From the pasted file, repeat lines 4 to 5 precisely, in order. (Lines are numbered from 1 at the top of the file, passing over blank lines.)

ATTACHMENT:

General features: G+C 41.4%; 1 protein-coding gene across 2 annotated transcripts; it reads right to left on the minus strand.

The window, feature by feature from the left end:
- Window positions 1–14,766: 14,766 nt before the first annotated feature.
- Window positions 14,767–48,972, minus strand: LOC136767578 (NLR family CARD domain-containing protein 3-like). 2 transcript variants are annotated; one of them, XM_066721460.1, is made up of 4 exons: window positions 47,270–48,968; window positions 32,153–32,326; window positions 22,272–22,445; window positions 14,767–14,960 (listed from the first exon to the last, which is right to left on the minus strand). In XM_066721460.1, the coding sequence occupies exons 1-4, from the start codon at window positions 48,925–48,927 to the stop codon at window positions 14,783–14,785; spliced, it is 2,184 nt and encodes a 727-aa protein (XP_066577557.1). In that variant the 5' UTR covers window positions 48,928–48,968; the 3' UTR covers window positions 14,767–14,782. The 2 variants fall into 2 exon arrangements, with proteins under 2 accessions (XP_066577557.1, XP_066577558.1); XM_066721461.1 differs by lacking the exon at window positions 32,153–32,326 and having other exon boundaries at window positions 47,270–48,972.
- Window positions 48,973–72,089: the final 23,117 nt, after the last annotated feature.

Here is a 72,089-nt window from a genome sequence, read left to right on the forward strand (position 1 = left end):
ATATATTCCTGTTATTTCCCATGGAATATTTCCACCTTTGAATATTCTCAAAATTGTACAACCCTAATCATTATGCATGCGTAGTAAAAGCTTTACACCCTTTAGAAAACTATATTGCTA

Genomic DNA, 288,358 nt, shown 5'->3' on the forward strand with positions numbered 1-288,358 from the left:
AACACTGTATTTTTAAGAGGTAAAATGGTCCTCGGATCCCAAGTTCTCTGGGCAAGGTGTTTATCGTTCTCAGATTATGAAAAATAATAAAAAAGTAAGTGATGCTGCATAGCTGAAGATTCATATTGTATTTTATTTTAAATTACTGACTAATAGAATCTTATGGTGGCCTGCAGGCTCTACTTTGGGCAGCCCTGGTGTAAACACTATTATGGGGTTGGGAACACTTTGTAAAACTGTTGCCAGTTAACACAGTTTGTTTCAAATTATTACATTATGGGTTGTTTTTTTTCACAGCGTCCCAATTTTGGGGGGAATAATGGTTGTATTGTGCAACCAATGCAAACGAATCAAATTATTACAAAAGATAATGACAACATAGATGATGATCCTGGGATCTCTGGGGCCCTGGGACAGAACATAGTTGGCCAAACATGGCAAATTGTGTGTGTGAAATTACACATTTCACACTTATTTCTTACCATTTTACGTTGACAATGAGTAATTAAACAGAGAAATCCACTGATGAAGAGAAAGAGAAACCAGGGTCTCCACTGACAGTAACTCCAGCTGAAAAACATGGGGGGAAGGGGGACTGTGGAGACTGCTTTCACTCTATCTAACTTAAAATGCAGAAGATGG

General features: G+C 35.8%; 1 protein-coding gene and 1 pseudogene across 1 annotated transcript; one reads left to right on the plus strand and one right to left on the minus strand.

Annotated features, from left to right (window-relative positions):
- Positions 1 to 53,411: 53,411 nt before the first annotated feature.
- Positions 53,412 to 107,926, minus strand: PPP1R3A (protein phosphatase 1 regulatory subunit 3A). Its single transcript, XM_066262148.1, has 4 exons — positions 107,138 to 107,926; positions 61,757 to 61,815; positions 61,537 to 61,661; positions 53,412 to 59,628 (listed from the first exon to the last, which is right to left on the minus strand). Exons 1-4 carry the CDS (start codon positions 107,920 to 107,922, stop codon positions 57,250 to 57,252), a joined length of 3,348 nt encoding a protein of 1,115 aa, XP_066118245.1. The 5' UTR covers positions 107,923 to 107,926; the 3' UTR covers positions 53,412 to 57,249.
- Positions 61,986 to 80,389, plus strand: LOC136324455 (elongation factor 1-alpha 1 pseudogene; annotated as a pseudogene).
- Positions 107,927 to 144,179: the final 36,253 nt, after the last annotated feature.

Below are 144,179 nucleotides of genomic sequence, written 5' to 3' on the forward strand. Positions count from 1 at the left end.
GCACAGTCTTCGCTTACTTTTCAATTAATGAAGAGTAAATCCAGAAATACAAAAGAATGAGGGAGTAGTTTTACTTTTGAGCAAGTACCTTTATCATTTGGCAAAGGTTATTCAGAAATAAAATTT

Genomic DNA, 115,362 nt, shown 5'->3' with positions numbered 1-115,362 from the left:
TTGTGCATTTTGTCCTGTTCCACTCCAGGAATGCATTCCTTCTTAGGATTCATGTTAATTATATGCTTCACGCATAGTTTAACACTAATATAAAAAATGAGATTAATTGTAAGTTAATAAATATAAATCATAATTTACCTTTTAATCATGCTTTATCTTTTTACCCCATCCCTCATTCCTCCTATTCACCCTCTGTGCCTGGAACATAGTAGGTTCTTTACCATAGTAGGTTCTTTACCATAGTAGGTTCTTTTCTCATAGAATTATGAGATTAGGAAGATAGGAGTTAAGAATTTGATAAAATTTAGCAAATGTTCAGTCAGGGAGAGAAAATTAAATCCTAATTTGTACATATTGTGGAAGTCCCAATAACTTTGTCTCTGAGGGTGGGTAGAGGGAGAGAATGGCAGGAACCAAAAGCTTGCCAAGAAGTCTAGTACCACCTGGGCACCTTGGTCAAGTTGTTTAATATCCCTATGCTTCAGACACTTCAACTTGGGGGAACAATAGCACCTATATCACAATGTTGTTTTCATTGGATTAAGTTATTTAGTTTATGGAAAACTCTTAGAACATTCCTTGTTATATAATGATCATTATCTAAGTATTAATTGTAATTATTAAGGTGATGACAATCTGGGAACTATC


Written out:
- Window positions 14,767–48,972, minus strand: LOC136767578 (NLR family CARD domain-containing protein 3-like). 2 transcript variants are annotated; one of them, XM_066721460.1, is made up of 4 exons: window positions 47,270–48,968; window positions 32,153–32,326; window positions 22,272–22,445; window positions 14,767–14,960 (listed from the first exon to the last, which is right to left on the minus strand). In XM_066721460.1, the coding sequence occupies exons 1-4, from the start codon at window positions 48,925–48,927 to the stop codon at window positions 14,783–14,785; spliced, it is 2,184 nt and encodes a 727-aa protein (XP_066577557.1). In that variant the 5' UTR covers window positions 48,928–48,968; the 3' UTR covers window positions 14,767–14,782. The 2 variants fall into 2 exon arrangements, with proteins under 2 accessions (XP_066577557.1, XP_066577558.1); XM_066721461.1 differs by lacking the exon at window positions 32,153–32,326 and having other exon boundaries at window positions 47,270–48,972.
- Window positions 48,973–72,089: the final 23,117 nt, after the last annotated feature.